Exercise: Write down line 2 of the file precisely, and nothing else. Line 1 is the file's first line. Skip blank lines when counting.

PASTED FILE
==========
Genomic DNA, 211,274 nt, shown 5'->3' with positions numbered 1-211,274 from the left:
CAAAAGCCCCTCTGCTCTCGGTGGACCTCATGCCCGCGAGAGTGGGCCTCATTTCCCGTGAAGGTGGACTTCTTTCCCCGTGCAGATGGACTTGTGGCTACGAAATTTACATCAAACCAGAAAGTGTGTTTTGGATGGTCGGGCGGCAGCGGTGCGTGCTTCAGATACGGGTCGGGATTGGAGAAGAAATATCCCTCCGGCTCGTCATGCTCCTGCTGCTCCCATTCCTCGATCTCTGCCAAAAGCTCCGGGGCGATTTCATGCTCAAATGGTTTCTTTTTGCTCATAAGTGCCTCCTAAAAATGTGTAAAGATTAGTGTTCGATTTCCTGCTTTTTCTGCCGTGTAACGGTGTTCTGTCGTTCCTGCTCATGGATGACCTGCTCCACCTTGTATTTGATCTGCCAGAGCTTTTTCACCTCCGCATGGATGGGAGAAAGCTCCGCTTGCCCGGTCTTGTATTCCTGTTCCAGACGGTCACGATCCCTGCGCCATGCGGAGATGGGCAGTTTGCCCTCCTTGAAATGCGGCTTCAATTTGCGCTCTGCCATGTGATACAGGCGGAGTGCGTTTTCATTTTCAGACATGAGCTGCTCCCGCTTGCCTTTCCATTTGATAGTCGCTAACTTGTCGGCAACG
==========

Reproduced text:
CAAAAGCCCCTCTGCTCTCGGTGGACCTCATGCCCGCGAGAGTGGGCCTCATTTCCCGTGAAGGTGGACTTCTTTCCCCGTGCAGATGGACTTGTGGCTACGAAATTTACATCAAACCAGAAAGTGTGTTTTGGATGGTCGGGCGGCAGCGGTGCGTGCTTCAGATACGGGTCGGGATTGGAGAAGAAATATCCCTCCGGCTCGTCATGCTCCTGCTGCTCCCATTCCTCGATCTCTGCCAAAAGCTCCGGGGCGATTTCATGCTCAAATGGTTTCTTTTTGCTCATAAGTGCCTCCTAAAAATGTGTAAAGATTAGTGTTCGATTTCCTGCTTTTTCTGCCGTGTAACGGTGTTCTGTCGTTCCTGCTCATGGATGACCTGCTCCACCTTGTATTTGATCTGCCAGAGCTTTTTCACCTCCGCATGGATGGGAGAAAGCTCCGCTTGCCCGGTCTTGTATTCCTGTTCCAGACGGTCACGATCCCTGCGCCATGCGGAGATGGGCAGTTTGCCCTCCTTGAAATGCGGCTTCAATTTGCGCTCTGCCATGTGATACAGGCGGAGTGCGTTTTCATTTTCAGACATGAGCTGCTCCCGCTTGCCTTTCCATTTGATAGTCGCTAACTTGTCGGCAACG